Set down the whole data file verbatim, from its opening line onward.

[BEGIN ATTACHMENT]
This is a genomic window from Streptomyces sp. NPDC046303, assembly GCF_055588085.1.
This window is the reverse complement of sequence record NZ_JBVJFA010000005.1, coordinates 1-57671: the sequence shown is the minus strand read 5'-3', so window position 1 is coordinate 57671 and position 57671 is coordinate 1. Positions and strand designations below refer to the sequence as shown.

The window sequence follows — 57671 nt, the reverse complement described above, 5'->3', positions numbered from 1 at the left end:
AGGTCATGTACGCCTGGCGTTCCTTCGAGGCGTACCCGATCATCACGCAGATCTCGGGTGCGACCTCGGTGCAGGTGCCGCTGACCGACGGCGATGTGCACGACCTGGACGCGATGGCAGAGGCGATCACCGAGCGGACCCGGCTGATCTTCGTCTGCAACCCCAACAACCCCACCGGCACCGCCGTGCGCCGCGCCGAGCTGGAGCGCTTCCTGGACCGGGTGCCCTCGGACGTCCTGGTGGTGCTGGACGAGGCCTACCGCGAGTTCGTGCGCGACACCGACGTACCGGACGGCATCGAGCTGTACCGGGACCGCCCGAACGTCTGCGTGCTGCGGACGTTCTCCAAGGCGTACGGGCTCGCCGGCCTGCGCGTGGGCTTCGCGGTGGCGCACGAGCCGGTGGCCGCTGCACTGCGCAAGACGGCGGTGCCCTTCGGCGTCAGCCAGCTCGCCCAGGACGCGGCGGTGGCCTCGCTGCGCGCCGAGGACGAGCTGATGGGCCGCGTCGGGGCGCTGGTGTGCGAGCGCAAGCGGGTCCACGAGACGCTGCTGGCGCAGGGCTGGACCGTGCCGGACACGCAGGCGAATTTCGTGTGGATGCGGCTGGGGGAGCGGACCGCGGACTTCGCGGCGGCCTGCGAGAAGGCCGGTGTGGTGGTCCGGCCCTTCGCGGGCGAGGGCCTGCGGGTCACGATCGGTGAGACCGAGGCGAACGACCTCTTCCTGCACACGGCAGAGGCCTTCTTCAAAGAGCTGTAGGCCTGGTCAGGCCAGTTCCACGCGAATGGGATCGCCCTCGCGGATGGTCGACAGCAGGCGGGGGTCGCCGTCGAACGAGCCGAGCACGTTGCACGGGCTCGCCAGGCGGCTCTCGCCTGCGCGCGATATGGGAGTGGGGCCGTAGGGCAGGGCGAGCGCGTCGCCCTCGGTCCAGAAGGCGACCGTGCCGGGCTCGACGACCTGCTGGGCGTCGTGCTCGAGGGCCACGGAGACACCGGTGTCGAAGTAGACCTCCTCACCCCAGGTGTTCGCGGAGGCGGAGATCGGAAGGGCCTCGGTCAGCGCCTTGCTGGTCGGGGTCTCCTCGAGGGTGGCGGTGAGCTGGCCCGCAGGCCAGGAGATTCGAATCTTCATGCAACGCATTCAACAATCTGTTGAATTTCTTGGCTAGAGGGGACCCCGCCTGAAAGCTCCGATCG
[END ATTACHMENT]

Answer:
This is a genomic window from Streptomyces sp. NPDC046303, assembly GCF_055588085.1.
This window is the reverse complement of sequence record NZ_JBVJFA010000005.1, coordinates 1-57671: the sequence shown is the minus strand read 5'-3', so window position 1 is coordinate 57671 and position 57671 is coordinate 1. Positions and strand designations below refer to the sequence as shown.

The window sequence follows — 57671 nt, the reverse complement described above, 5'->3', positions numbered from 1 at the left end:
AGGTCATGTACGCCTGGCGTTCCTTCGAGGCGTACCCGATCATCACGCAGATCTCGGGTGCGACCTCGGTGCAGGTGCCGCTGACCGACGGCGATGTGCACGACCTGGACGCGATGGCAGAGGCGATCACCGAGCGGACCCGGCTGATCTTCGTCTGCAACCCCAACAACCCCACCGGCACCGCCGTGCGCCGCGCCGAGCTGGAGCGCTTCCTGGACCGGGTGCCCTCGGACGTCCTGGTGGTGCTGGACGAGGCCTACCGCGAGTTCGTGCGCGACACCGACGTACCGGACGGCATCGAGCTGTACCGGGACCGCCCGAACGTCTGCGTGCTGCGGACGTTCTCCAAGGCGTACGGGCTCGCCGGCCTGCGCGTGGGCTTCGCGGTGGCGCACGAGCCGGTGGCCGCTGCACTGCGCAAGACGGCGGTGCCCTTCGGCGTCAGCCAGCTCGCCCAGGACGCGGCGGTGGCCTCGCTGCGCGCCGAGGACGAGCTGATGGGCCGCGTCGGGGCGCTGGTGTGCGAGCGCAAGCGGGTCCACGAGACGCTGCTGGCGCAGGGCTGGACCGTGCCGGACACGCAGGCGAATTTCGTGTGGATGCGGCTGGGGGAGCGGACCGCGGACTTCGCGGCGGCCTGCGAGAAGGCCGGTGTGGTGGTCCGGCCCTTCGCGGGCGAGGGCCTGCGGGTCACGATCGGTGAGACCGAGGCGAACGACCTCTTCCTGCACACGGCAGAGGCCTTCTTCAAAGAGCTGTAGGCCTGGTCAGGCCAGTTCCACGCGAATGGGATCGCCCTCGCGGATGGTCGACAGCAGGCGGGGGTCGCCGTCGAACGAGCCGAGCACGTTGCACGGGCTCGCCAGGCGGCTCTCGCCTGCGCGCGATATGGGAGTGGGGCCGTAGGGCAGGGCGAGCGCGTCGCCCTCGGTCCAGAAGGCGACCGTGCCGGGCTCGACGACCTGCTGGGCGTCGTGCTCGAGGGCCACGGAGACACCGGTGTCGAAGTAGACCTCCTCACCCCAGGTGTTCGCGGAGGCGGAGATCGGAAGGGCCTCGGTCAGCGCCTTGCTGGTCGGGGTCTCCTCGAGGGTGGCGGTGAGCTGGCCCGCAGGCCAGGAGATTCGAATCTTCATGCAACGCATTCAACAATCTGTTGAATTTCTTGGCTAGAGGGGACCCCGCCTGAAAGCTCCGATCG